The Arrival of a Legend

The Babe while still a Red Sox

The Babe while still a Red Sox

Today marks one of the most significant anniversaries in Major League baseball history. One hundred years ago on 11 July 1914 the Boston Red Sox gave the ball for the first time to a rookie pitcher nicknamed “Babe” Ruth. It was the start of the most legendary of all baseball careers.

For the day, Ruth pitched seven innings against the Cleveland Naps giving up three runs (two earned). Joe Jackson (“Shoeless Joe”) knocked in a run early and catcher Steve O’Neill knocked in two in the seventh for the Cleveland runs. Ruth struck out one and walked none to pick up the win. At bat he went 0-2 with a strikeout. Better hitting days were to come for the Babe.

Most everyone knows the name Babe Ruth, many without knowing what it was he did. If you do know what he did, odds are you know about the home runs and the hitting feats. But Ruth was also a heck of a pitcher. If you look at the left-handed hurlers of the decade between 1910 and 1920 you could make a pretty fair argument that Ruth was the best left-hander of the decade. You might look at Eddie Plank or Rube Marquard early in the decade, or at Hippo Vaughn later in the decade (and he and Ruth faced each other in the 1918 World Series with the Babe picking up a 1-0 win), but Ruth is equally in the argument.

Ruth’s conversion from pitcher to outfielder is key to his career. But if you look around, you’ll find that while it wasn’t common, it wasn’t unheard of in baseball. George Sisler did the same thing and went to the Hall of Fame. So did Lefty O’Doul (without the Hall of Fame being attached). A lot of years later Stan Musial hurt his arm in the minors and switched from the mound to the outfield and ended up in Cooperstown. Bob Lemon went the other way, from third base to pitcher and made the Hall. Bucky Walters also went from third to pitching and won an MVP. Darren Dreifort, while at Wichita State, served as the DH when he wasn’t pitching, but didn’t play in the field (although he did pinch hit) in the Majors. I’m sure that’s nowhere near a complete list.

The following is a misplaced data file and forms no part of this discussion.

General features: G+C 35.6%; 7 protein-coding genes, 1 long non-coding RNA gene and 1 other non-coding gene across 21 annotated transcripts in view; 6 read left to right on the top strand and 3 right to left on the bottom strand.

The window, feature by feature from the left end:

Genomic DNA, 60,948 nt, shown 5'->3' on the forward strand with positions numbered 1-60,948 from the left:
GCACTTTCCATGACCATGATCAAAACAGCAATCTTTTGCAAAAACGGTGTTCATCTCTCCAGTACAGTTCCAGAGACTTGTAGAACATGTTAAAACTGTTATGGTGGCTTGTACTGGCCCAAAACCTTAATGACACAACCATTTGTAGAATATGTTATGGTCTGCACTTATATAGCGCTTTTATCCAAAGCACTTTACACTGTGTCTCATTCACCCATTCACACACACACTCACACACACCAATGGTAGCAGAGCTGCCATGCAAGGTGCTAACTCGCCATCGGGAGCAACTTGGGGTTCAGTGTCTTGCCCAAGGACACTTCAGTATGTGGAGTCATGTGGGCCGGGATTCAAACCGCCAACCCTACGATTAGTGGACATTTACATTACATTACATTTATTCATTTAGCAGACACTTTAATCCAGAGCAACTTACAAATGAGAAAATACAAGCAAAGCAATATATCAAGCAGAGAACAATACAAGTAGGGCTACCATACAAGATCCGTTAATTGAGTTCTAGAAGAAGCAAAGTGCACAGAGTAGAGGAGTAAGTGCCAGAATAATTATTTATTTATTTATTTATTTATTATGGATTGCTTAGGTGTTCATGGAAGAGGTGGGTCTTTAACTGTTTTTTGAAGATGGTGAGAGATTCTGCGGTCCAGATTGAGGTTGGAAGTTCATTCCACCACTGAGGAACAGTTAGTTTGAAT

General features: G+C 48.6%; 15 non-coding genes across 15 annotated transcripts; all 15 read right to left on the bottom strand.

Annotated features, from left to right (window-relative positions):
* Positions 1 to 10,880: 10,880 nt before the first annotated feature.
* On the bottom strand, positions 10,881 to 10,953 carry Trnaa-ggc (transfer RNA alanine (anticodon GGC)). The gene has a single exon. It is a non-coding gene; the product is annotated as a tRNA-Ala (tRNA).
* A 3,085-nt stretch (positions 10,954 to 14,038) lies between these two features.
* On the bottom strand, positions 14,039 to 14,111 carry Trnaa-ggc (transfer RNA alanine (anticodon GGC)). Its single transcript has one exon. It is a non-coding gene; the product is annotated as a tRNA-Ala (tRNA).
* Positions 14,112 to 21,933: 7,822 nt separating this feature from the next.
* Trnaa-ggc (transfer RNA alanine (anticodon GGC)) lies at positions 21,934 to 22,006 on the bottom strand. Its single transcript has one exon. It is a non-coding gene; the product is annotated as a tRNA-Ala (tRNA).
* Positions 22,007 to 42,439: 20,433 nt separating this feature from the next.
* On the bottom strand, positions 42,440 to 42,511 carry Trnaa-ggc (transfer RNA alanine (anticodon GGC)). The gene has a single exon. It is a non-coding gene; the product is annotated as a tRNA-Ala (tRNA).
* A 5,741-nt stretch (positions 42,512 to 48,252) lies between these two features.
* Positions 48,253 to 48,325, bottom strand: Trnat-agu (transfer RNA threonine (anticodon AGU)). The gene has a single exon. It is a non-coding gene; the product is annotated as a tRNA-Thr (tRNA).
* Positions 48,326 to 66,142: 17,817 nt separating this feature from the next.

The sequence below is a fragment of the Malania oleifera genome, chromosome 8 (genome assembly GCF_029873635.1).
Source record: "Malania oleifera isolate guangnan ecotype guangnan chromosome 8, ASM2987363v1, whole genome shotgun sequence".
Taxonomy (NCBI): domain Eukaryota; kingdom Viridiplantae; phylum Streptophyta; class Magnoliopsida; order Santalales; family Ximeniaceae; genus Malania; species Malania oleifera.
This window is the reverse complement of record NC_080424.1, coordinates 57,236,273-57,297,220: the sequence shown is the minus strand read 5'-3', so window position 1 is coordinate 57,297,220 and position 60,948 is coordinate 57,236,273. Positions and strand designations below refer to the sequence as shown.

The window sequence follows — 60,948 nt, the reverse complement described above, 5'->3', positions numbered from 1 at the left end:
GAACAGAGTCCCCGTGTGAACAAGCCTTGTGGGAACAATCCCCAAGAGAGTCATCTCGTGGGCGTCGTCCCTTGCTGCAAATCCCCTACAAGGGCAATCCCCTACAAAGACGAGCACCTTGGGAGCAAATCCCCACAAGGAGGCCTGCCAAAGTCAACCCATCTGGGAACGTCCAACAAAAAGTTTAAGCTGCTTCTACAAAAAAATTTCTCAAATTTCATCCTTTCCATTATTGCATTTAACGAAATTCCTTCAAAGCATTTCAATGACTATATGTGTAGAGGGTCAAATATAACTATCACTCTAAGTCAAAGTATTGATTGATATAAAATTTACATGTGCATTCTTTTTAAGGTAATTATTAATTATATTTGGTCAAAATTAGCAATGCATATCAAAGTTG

For his Boston career, Ruth was 89-46, a .659 winning percentage, with a 1.142 WHIP, a 2.19 ERA, and a 122 ERA+. He had 17 shutouts, 483 strikeouts, and 425 walks for his Red Sox years (there were also a handful of games with the Yanks). Ruth’s pitching WAR (Baseball Reference.com version) is 20.6.  His World Series record is equally good. He was 3-0 with a shutout and eight strikeouts. He did, however, walk 10. His consecutive scoreless streak in the Series was a record until Whitey Ford finally passed him in the 1960s.

I know over the years that a lot of people have tried to tell us that someone else (Barry Bonds, Ted Williams, Henry Aaron, etc.) was better than Ruth. And maybe as a hitter they were (although I wouldn’t bet on that in Vegas), but ultimately you have to decide that Ruth was the overall superior player because he could also pitch very well. Aaron was Aaron, Williams was Williams, and Bonds was Bonds, but Ruth was a combination of any of them and Walter Johnson. Top that crew.

 

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2 Responses to “The Arrival of a Legend”

  1. William Miller Says:

    I think you meant he was 3-0 in the World Series, but yeah, I’ll take Ruth over any of them. In a way, it would have been very interesting if he’d remained a pitcher, to see where he would ultimately have ranked among the all-time great pitchers.
    Nice anniversary!
    Bill

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